This summer I took a long needed vacation to Paris and London. It was my first time so you could call me a virgin of the Atlantic even though that is not the airline I flew. I am Gold status with American Airlines so I choose them for my flight and enjoyed my business class upgrade on the 777 using miles and paying around $350 extra per ticket they now charge.
Just when I thought that my biggest expenses would be the hotel and airfare I was wrong. I had no idea that dining out could cost so much money. Not just because our currency is worth half as much as a pound or because the euro is worth so much more. Not because the meals are more expensive and inflation seems higher in both Paris and London. But because of my friends I carry around in my wallet that normally dish out rewards to me. My little plastic friends that I trusted to keep my wallet safe from cash.
I love credit cards and earning rewards it can sometimes be an addiction but not in this case. I spent money on these cards knowing I would not get back huge rewards after the foreign transaction fees weighed in and I sort of knew their might be fine print surprises that are in my cardmember agreements that I normally do not read for every card.
The nightmare began with my RBS credit card. RBS, known as the Royal Bank of Scotland, pays me a 3% cash back on what I spend the most on per month and sends out rewards in $50 increments so I normally use this card for restaurants and bars. This was absolutely the worst card to use for this purpose while in Europe. RBS which has banks in London and should have no excuse for charging these fees put on a $1.50 Foreign Transaction Fee for every charge out of the U.S.
Funny story is that I went in the Marks & Spencer Simply Food store and purchased a drink for $2.09 GBP at exchange rate of 0.52250 which came out to $4.00 (nearly double minus a few pennies). RBS also added on a $1.50 Foreign Transaction fee making this little drink cost $5.50. What is worse is that I had no idea they charged this so I went in this store almost everyday for a drink and one day I went in there several times using the same card because I forgot certain items.
This $1.50 that RBS CustomCash charges is the minimum amount so that means that you will at least be charged this no matter how small the transaction. This should be illegal and Congress and Senate should be taking a look in to these predatory practices from foreign banks such as RBS. I called customer service and they would not do anything in terms of even waiving one $1.50 fee. They would not budge at all and gave me the impression they could care less that I have been a good bill paying customer of theirs.
Most people who do their research know that Capital One is the ONLY credit card you should use overseas. Capital One reimburses the 1% fee that Visa or MasterCard charges them. Many are surprised that a fair credit type card issuer would do such a thing because they are normally known for fees not freebies. But this puts them at an advantage against other credit cards. Household Bank which is also a fair to good credit issuer charges the full 3% that most cards charge including Chase and Bank of America.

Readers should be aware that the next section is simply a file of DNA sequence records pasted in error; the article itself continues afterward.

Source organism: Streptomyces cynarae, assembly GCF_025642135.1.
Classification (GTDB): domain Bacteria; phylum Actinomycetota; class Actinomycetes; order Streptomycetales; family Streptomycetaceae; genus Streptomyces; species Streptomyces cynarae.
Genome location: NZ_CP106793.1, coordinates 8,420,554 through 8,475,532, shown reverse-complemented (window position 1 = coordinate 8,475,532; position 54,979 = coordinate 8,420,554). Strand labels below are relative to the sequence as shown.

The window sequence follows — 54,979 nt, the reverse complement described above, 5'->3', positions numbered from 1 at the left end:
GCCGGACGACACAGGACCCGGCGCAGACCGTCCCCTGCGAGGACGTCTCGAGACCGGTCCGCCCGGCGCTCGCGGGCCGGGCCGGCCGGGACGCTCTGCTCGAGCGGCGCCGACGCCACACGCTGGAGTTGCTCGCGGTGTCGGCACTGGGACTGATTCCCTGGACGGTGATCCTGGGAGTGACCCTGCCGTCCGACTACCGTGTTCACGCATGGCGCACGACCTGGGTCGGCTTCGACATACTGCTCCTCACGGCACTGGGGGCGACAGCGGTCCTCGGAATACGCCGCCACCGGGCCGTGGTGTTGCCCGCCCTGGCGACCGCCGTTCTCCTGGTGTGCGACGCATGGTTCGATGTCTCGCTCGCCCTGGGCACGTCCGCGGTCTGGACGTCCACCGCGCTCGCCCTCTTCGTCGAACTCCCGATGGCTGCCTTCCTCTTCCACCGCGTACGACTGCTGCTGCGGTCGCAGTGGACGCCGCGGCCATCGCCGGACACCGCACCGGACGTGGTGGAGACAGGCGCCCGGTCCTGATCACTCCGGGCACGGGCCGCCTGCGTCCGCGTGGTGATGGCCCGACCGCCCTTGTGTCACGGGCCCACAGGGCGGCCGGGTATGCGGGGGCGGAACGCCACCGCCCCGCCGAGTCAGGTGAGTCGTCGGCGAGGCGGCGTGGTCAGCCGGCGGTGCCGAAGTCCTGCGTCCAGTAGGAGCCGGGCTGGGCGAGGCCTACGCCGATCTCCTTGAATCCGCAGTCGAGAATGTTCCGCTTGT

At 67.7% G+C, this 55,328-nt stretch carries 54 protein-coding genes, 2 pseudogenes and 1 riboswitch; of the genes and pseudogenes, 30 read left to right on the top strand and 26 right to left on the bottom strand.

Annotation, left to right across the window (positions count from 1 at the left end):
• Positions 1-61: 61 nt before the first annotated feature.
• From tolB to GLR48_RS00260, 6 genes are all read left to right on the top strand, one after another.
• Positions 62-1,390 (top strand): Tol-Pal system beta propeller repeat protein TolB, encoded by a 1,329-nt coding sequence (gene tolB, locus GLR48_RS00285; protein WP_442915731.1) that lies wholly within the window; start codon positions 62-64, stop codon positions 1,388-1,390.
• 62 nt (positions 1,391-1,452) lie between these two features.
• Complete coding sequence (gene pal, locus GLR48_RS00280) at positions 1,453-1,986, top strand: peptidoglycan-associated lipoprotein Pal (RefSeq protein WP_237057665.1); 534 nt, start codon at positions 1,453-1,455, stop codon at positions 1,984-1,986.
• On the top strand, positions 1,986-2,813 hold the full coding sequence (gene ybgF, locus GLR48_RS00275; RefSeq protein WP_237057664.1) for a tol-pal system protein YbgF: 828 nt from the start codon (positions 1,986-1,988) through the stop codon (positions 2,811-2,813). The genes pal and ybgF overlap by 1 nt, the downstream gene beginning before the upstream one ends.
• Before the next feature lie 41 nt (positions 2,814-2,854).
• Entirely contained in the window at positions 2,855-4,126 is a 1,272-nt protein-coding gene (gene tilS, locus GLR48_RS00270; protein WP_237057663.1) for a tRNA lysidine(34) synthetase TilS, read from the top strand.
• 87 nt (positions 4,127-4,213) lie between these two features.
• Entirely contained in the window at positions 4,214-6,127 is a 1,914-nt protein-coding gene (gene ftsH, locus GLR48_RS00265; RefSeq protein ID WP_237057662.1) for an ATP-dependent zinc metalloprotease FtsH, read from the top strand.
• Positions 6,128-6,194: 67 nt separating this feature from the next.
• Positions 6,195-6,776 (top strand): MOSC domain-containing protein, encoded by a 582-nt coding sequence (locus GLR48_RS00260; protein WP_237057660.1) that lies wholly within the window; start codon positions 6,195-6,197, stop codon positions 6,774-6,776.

American Express only charges 2% with most of their cards for foreign transactions. So AMEX should be your second choice when traveling out of the U.S. Make sure you leave your RBS CustomCash card at home or just cancel it anyway since they no longer deserve any U.S. customers after ripping us off like this.
Best Cards to use abroad
- Capital One Credit Cards
- American Express Credit Cards
- Discover Cards (Canada, Mexico)
- Bank of America ATM Cards/Debit
The Worst = RBS, Household, Chase, and Bank of America.
Using My ATM Card in London and Paris
I quickly found out that E*Trade which prides itself on not charging ATM fees (well they reimburse you for ATM Fees with no limits) did allow the fees if not in the United States. E*Trade let the banks charge me for my foreign ATM fees but I did not see any other fees attached to these. I recommend using Bank of America ATM’s in foreign countries because they have many partner banks in countries such as London. I think Barclay’s is one of the partners that Bank of America uses for ATM’s where you will get no extra fee.
HSBC seems to be the bank of all banks if you lived in London or Paris. You see their signs everywhere on the airplane gates, on billboards, on subways. It was hard to find one in Paris but the banks I saw all over London. The ATM machines were all over the place and they displayed signs that you get no fees even if you use a ATM from another bank – I assume they only mean the area banks.
A few of the ATM transactions I had with HSBC ATM’s using my E*Trade debit card were
1. 200.00 Pounds which came out to $372.41 USD
2, 100 Pounds which came out to $187.22 USD
It may have been a wiser choice to use an ATM Card no matter the banks involved and getting the Pounds than to use a credit card if you did not have the advantage of carrying a Capital One card.
Why didn’t I have a Capital One card on my trip to London and Paris?
I applied to get the No Hassle Card with Excellent Credit and I was denied because I had too many credit inquiries just before my trip. I called the 800 number and tried to get Capital One to look over the application again but never heard anything back. They said they would look into it but I never got a card in the mail nor did I even receive an email or letter back from them. I assume with the Sub-Prime credit crisis going on right now that Capital One is one of the banks that has to be more choosy with things such as credit inquires and even with excellent credit you have to limit the amount of credit card applications with other banks with a few months time. Hopefully I will get a Capital One card soon to use on my next trip to Europe.